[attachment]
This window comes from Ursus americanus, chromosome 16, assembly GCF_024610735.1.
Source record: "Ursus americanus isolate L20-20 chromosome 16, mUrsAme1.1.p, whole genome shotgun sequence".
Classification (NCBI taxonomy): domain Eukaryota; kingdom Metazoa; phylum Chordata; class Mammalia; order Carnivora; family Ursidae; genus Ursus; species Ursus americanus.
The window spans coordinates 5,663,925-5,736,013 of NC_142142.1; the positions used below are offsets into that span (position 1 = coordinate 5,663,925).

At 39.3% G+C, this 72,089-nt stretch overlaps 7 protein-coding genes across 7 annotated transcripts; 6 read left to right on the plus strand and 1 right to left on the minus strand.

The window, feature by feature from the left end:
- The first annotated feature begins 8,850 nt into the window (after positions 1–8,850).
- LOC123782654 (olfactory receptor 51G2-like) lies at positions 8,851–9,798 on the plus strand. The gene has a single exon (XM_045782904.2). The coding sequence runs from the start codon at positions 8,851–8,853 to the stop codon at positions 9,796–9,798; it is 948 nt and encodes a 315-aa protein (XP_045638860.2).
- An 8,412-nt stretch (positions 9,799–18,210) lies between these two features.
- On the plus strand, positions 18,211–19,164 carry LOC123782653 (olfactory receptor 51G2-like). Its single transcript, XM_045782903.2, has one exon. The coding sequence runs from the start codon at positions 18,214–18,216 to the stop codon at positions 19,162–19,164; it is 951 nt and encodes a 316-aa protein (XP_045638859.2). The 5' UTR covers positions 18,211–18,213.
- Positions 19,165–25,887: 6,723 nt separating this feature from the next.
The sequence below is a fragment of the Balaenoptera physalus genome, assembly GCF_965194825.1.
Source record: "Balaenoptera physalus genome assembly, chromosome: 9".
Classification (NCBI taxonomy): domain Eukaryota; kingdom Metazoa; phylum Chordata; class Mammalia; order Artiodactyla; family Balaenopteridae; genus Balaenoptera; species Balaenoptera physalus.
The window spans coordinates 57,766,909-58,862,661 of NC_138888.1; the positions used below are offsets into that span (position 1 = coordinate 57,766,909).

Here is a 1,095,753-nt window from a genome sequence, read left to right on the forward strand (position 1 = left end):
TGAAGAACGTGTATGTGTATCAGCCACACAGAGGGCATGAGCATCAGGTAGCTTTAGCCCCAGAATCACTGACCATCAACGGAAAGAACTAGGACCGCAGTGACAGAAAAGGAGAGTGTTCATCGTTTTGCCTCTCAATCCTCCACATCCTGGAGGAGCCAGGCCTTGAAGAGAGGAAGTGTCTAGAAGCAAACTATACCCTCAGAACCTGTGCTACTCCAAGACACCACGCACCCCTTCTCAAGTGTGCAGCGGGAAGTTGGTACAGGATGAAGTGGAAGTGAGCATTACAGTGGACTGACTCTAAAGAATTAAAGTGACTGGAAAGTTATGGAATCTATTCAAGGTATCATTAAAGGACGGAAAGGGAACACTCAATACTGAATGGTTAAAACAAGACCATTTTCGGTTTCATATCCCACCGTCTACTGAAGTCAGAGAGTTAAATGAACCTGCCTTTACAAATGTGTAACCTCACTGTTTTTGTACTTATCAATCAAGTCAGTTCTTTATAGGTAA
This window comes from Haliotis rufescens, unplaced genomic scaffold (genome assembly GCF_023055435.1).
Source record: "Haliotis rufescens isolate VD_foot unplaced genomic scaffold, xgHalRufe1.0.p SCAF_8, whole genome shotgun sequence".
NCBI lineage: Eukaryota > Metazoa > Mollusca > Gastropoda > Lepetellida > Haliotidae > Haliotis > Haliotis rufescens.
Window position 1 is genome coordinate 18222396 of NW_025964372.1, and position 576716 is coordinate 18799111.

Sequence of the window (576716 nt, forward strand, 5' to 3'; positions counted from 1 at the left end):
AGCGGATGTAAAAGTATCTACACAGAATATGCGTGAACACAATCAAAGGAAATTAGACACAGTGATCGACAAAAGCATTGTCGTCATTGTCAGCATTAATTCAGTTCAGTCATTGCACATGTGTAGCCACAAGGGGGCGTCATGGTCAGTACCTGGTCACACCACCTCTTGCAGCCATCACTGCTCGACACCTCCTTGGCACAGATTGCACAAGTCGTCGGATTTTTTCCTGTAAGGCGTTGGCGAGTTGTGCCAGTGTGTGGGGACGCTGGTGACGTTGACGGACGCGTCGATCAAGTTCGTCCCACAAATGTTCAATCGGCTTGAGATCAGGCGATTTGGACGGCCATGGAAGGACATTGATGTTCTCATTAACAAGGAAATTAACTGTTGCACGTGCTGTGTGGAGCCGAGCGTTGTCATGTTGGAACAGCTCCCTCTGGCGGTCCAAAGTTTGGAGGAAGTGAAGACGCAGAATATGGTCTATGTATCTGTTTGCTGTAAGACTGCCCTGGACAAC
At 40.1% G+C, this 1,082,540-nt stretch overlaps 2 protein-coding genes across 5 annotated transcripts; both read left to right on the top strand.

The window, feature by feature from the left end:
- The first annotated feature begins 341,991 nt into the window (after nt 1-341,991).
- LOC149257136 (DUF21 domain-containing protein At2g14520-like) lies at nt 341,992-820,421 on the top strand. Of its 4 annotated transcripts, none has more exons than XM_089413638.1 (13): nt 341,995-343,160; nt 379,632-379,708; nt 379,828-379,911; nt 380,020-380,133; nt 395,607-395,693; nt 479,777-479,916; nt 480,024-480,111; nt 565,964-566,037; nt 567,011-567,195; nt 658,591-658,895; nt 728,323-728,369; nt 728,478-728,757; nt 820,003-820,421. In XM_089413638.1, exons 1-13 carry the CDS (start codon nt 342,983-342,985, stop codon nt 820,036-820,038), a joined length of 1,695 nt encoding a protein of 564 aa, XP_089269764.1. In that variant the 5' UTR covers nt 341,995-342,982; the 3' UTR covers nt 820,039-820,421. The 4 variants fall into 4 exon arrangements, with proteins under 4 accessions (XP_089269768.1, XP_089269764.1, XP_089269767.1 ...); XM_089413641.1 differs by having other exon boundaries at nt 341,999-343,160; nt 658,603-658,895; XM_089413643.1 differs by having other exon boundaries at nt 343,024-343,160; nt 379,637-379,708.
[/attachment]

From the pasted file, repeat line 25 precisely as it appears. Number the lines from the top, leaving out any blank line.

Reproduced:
The window, feature by feature from the left end: